I am Romanian but my mother is a German ethnic who learned Romanian in school and speaks perfect German (I don’t!). I grew up listening to her weekly phone calls in German, with my grandfather, and all her friends telling me “You have your mother’s German genes with those blue eyes and blondish hair”. I watched Formula 1 and always cheered for Schumacher, and supported the German teams in all sport events where Romania was not competing (which were a lot) because “mommy is German”. I had to always spell my mother’s name whenever I had to say it to someone and reply with “Yes, my mother is German.”
So even though I grew up in Romania and never even visited Germany, there was always a sort of heritage I felt I was carrying with me – it was written on my ID card, in the section called “Mother’s name” and it was somewhat engraved in my features – blondish, blue-eyed girls are not that common in Romania. It sort of floated around me, with little hints and reminders from time to time.
I didn’t learn German as a child. I always felt like I had time to do that and that I will do it at some point just because language is such a big part of belonging and understanding a culture – a culture I kept hearing I am related to in a way. And also, I always felt a bit guilty for not making an extra effort to show my mother that part of her heritage is going further, that her roots are not being forgotten with a Romanian family name and half German children who can’t even understand her when she speaks her mother tongue.
I sometimes thought of what our lives would have been like if my mother, like most of the German ethnics living in Romania, had left after the Revolution in ’89 and relocated in Germany.
But that’s about how far it went for me. I think I never fully internalised what I heard time and time again – that I am half German.
Until last year when a fortunate turn of events landed me in Munich, the heart of the region my mother’s side of the family actually comes from. I’ve been living here for a year now. My German is still very bad, but it’s better than the -1 level I started with.
The 1st of July was the anniversary of my “romance” with Germany. And as crazy people (such as myself) do, I did a small recap of the past year, pros and cons, lessons learned, good times, bad times, people I’ve met – you know, those things we assess and always think we’re going to do better in the next year.
But somehow, the things on my review list are not the most striking thing about this year. My biggest take away from it is that I now find it easier to understand why my mother did things in a different way than all other mothers I met and very different from my dad as well. It’s interesting how a small community – isolated from the home land – as the one my mother grew up in, preserved so well their mentality and attitude towards how things should be done.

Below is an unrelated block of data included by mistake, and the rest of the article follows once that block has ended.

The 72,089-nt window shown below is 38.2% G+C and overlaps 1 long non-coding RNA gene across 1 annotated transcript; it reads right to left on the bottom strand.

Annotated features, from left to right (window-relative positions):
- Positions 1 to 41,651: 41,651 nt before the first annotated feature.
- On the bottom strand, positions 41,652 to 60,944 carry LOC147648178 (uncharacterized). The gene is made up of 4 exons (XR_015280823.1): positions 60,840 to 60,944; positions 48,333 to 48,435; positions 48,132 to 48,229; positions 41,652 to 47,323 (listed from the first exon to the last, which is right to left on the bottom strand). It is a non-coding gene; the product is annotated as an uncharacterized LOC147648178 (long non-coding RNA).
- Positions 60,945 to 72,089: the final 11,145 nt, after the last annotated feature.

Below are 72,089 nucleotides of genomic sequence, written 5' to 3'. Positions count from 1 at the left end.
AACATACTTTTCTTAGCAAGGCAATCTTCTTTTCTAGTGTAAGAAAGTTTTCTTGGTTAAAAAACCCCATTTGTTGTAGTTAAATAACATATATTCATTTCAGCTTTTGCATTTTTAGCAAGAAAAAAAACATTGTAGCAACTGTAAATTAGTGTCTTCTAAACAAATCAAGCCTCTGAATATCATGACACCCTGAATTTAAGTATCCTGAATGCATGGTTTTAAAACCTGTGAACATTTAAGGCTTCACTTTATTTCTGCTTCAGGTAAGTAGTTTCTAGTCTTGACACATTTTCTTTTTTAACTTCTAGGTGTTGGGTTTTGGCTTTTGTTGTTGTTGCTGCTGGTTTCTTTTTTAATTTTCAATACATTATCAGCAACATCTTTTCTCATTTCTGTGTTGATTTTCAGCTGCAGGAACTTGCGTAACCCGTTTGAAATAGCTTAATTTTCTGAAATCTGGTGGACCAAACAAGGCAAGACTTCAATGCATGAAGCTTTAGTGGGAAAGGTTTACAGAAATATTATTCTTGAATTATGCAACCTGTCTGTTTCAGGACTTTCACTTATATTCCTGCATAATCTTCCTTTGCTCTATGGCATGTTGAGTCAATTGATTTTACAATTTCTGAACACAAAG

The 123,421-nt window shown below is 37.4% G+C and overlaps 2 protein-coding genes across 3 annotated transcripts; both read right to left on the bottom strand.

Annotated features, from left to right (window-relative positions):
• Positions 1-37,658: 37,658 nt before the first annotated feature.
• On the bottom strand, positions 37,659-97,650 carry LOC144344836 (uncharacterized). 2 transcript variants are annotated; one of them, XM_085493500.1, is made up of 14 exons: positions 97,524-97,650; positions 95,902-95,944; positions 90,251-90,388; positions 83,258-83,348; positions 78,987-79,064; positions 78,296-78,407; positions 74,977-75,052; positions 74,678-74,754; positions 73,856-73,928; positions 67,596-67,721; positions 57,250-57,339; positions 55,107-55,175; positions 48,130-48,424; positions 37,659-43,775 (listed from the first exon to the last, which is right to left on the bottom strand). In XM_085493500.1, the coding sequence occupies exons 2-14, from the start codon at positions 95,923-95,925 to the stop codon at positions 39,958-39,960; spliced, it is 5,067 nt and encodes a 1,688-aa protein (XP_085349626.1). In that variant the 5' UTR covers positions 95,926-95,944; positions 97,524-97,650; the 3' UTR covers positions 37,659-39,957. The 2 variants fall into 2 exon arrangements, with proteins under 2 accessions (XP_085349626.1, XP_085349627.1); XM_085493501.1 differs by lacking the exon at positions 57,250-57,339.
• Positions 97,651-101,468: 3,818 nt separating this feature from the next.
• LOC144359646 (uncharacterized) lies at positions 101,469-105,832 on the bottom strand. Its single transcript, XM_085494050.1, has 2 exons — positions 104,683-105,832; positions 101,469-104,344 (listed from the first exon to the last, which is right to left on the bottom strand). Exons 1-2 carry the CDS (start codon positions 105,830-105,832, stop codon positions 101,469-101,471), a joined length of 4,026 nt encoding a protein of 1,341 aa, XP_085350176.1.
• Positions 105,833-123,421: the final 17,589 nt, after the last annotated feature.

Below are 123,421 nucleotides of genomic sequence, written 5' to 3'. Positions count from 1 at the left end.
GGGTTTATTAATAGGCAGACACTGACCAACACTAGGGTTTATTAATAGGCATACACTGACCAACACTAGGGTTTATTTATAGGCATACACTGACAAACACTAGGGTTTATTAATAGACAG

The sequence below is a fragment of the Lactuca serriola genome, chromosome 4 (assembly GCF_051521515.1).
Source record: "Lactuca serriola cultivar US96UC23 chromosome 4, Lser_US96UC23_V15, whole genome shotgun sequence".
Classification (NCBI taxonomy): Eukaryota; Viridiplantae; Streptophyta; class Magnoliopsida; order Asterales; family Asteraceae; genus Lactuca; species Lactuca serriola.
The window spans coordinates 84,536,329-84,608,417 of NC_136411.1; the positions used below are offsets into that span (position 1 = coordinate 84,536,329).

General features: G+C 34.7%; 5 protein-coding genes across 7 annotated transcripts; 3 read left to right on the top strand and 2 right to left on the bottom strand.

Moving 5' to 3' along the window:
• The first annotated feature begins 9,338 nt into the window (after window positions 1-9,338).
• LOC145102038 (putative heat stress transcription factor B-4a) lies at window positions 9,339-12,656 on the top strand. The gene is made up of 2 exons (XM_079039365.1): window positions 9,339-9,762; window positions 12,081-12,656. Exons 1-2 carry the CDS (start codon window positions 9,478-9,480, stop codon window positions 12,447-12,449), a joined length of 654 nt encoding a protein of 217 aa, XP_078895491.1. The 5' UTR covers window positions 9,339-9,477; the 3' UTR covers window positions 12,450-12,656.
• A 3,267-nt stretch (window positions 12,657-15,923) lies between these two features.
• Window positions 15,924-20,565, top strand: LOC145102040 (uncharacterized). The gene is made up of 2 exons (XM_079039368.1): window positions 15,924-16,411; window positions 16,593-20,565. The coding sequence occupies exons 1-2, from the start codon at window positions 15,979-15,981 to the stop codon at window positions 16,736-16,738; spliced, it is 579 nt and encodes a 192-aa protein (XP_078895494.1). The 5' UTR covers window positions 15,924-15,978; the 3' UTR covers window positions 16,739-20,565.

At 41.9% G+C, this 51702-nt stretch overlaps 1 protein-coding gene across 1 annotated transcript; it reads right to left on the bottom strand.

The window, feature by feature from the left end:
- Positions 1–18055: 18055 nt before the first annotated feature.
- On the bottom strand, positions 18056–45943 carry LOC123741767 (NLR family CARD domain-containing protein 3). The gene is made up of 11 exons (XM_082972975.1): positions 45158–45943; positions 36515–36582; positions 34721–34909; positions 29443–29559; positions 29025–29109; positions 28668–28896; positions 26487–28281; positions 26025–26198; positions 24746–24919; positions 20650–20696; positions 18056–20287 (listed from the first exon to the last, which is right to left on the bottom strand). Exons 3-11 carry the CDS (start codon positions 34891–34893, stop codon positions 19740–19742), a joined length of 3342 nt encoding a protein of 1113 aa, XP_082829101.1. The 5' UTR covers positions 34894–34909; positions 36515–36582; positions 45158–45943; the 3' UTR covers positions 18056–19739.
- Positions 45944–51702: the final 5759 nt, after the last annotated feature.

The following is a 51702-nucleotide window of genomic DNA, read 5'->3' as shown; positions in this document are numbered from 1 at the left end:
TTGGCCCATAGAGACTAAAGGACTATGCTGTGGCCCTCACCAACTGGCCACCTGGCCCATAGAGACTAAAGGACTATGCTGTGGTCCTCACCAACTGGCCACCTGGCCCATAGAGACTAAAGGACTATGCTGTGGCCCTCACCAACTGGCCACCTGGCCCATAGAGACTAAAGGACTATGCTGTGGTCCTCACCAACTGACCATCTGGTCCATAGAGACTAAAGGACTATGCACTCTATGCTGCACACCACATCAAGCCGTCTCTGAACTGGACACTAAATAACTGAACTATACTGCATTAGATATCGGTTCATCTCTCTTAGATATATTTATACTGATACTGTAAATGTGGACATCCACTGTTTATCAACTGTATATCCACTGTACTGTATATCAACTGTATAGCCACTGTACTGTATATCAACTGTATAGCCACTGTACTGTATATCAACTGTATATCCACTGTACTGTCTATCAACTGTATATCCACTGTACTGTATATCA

I always thought my mother is a bit cold because she is not the kind to drown you in public displays of affection or endless declarations of love. She’s a DO–er, a practical, ambitious mind, but the most sensitive person I’ve ever met. She shows her love through actions, taking care of our family more than she ever took care of herself. With three children and a husband who can’t cook for the life of him, it wasn’t an easy task for sure. But she does it perfectly.
She will not praise her children to the whole neighborhood or anyone willing to listen. Her pride in her children comes from our accomplishments, not just because we are. Her love for us, though, does.
She will criticize you when you mess up, but she’ll do it in a constructive way, with arguments based on facts and experience, so that you can grow and be better, because she always believes you can be the best version of yourself if you work at it. But she will not sugar coat criticism and as much as you might hate it in the beginning, you know she’s right.
Everyone says Germans are cold. They’re not. Just as my mother, they are practical people, who love structures because it’s what helps them not waste time on useless things. They are DO-ers, perfectionists and they show their love or passion through respect and actions, not an overflow of compliments, flattering or excessive politeness. This is not because you are not good enough for them, or because they look down on you, but because they simply don’t see the practicality of it.
I realise that my childhood and being raised by a German mother is what ultimately helped me adjust better here than in other place I experienced before. And my genes, I have to admit, helped a lot with blending in, camouflaging myself into a local, at least when I don’t have to speak. I don’t look like a foreigner and while this can be frustrating for some people who feel they need to have a physical mark of their origin imprinted in their appearance, for me, it made things easier.
In the past year, even though I never aimed for it, I discretely explored a bit more of this small heritage I’ve always carried with me, and identified some of the German things about my identity, incorporated them more into my conscious self – things which have been passed on to me through the education I received, and things I’ve rarely been aware of before. And probably the most relevant proof of this is that I’ve noticed how I’ve slowly switched from “My mother is German” to “I am half German”… in the making, anyway.